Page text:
Gone Home took HowLongToBeat users an average of 2 hours to see the credits roll. If you have an extra half hour to spare, however, I recommend checking out the additional, optional notes around the house. From them, you’ll learn of Terry’s work and how it ties into his personal life, Janice’s budding love affair with her employee, and a conspiracy involving what you’d suspect, based on the trailers, the game was about all along: a spOoooooOOoky ghost. Gone Home is available for PC, PS4, Xbox One, and the Nintendo Switch eShop for $15.
In a similar vein, Firewatch is a walking sim, albeit one perhaps unfairly defined by its controversial ending. Henry is a fire lookout in Shoshone National Forest, Wyoming who fled his hometown of Boulder, Colorado after his wife was diagnosed with early onset dementia. Hoping for a new start, he meets a woman on his radio frequency named Delilah who implores him to close in on an illegal fireworks display and find the people responsible. Along the way, he finds a camera belonging to a boy named Brian Goodwin who is later revealed to have died possibly at the hands of his own father, a former lookout and coworker of Delilah’s.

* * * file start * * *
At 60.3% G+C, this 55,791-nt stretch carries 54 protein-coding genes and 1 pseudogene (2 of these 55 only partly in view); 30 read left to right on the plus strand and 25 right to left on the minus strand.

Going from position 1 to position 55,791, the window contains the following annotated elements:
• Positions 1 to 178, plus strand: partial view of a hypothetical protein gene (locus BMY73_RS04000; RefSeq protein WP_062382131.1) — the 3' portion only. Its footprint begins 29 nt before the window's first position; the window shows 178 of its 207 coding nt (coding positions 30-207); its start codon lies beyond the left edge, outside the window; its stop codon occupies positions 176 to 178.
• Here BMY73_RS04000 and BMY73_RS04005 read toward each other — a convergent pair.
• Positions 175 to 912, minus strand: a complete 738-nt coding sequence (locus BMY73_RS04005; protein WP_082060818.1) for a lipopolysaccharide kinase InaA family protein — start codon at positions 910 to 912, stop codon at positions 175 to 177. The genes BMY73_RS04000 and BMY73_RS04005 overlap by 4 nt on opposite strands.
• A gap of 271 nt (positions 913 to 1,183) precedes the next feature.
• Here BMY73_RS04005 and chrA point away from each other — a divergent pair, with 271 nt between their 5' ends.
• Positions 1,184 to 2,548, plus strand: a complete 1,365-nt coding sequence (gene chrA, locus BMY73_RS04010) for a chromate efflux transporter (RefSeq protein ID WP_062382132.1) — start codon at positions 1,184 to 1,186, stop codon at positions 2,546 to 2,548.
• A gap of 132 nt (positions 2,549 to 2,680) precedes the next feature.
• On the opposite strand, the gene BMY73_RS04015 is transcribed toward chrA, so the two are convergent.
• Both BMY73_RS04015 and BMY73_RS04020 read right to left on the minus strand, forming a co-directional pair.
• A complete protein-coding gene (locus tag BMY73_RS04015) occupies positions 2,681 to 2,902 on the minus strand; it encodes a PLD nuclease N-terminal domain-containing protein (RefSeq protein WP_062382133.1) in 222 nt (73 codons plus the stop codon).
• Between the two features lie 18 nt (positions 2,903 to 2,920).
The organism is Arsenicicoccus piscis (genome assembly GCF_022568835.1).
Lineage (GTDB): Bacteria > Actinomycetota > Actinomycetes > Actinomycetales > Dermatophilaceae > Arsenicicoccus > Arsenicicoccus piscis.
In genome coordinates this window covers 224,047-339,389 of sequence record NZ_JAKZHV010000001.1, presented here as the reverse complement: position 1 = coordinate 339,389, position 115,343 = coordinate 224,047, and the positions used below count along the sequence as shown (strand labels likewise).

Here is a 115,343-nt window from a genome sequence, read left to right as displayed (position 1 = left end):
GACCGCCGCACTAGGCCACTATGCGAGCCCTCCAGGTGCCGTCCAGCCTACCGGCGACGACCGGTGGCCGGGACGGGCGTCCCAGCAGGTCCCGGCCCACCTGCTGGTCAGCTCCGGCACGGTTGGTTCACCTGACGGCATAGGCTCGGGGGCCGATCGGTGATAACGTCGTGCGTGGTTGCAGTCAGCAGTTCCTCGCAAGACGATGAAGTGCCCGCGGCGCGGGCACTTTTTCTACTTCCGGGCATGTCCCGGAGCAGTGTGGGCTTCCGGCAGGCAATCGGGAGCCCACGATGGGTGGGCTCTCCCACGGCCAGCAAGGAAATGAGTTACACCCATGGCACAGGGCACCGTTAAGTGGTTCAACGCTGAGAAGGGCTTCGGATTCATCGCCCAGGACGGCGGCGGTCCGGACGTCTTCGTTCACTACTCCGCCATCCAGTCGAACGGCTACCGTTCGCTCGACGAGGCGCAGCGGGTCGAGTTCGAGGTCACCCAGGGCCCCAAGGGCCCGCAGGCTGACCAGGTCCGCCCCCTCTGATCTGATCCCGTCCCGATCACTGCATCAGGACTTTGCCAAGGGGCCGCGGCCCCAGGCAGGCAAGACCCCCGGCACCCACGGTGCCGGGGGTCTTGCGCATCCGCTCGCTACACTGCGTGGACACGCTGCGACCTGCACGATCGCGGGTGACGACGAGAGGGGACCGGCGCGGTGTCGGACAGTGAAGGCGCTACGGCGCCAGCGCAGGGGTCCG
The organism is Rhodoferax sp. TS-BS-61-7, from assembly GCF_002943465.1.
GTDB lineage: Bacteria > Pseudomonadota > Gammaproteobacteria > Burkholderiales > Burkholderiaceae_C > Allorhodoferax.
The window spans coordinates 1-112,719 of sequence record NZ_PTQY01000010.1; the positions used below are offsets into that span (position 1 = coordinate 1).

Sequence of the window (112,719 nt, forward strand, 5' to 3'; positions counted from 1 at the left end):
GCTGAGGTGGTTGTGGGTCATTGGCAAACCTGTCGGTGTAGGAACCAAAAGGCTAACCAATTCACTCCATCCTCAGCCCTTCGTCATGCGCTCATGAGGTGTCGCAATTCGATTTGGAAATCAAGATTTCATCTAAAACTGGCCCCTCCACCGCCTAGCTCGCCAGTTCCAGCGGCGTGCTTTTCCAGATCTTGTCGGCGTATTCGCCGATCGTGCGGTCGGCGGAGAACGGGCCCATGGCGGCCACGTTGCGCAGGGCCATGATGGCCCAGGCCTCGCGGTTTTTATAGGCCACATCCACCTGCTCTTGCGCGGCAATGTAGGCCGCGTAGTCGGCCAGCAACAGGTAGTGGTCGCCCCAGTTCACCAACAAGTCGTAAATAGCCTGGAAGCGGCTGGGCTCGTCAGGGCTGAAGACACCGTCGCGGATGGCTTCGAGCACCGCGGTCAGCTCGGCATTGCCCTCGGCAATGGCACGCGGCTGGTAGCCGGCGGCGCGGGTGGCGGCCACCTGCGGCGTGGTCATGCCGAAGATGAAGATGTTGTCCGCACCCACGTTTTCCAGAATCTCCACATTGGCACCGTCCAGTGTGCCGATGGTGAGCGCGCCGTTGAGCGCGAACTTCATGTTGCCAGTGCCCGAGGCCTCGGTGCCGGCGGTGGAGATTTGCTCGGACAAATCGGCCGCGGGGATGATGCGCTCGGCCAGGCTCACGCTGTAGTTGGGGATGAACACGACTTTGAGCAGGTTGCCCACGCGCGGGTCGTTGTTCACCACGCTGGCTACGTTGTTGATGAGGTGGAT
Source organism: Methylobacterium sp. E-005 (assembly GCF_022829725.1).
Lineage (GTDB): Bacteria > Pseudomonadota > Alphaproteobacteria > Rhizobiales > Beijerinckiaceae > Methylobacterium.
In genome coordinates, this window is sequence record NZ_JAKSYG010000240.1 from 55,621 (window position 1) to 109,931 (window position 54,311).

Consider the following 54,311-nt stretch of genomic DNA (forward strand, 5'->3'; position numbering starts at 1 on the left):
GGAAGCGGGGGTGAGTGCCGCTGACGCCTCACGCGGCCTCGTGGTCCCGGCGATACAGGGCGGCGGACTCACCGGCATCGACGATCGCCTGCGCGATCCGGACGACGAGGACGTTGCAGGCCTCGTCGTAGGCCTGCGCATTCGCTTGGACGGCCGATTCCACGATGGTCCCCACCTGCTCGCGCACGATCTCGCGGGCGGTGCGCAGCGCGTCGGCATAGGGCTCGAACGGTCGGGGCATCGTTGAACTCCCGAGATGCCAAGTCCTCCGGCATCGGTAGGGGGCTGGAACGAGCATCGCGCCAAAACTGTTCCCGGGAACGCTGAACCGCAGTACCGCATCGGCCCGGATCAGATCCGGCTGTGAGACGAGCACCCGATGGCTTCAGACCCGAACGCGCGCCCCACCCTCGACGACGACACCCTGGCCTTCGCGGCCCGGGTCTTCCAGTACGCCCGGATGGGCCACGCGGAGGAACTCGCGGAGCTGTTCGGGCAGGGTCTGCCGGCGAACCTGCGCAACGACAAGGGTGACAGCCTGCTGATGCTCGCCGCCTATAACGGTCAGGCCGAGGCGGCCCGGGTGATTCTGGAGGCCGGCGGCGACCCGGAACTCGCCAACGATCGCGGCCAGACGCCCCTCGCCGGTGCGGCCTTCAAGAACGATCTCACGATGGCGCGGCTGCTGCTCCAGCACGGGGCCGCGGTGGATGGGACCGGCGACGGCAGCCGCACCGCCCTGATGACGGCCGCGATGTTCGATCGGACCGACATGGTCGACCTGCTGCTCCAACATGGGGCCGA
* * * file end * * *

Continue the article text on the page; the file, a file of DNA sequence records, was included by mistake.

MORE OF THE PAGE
The novelty of Firewatch is that the entire story is told through dialogue exchanges over a two-way radio system, though as you’ll soon realize, Henry and Delilah are not alone. Back in 2016, almost four years ago now, Campo Santo divulged a movie version of Firewatch was in the works, but few details have been reported since. As is the case with many video game film adaptations (see: Uncharted, which has only now begun production, 12 years after its official announcement). Nonetheless, Firewatch the game is only 4 hours long, according to HowLongToBeat, and requires little to no formal gaming education to complete. You can buy it on PC, PS4, Xbox One, and Nintendo Switch.
Shoutout to a game I’ve actually been playing lately! Spyro the Dragon, like Banjo Kazooie and unlike Crash Bandicoot is one of the few classics from the era of the 3D mascot platformer that actually still holds up, and the Reignited Trilogy is easily the best way to experience it for the first time or as a returning guest of the Dragon World. You play as Spyro, a chipper purple dragon who I like to think of as the Sonic the Hedgehog to Barney the dinosaur’s Mario.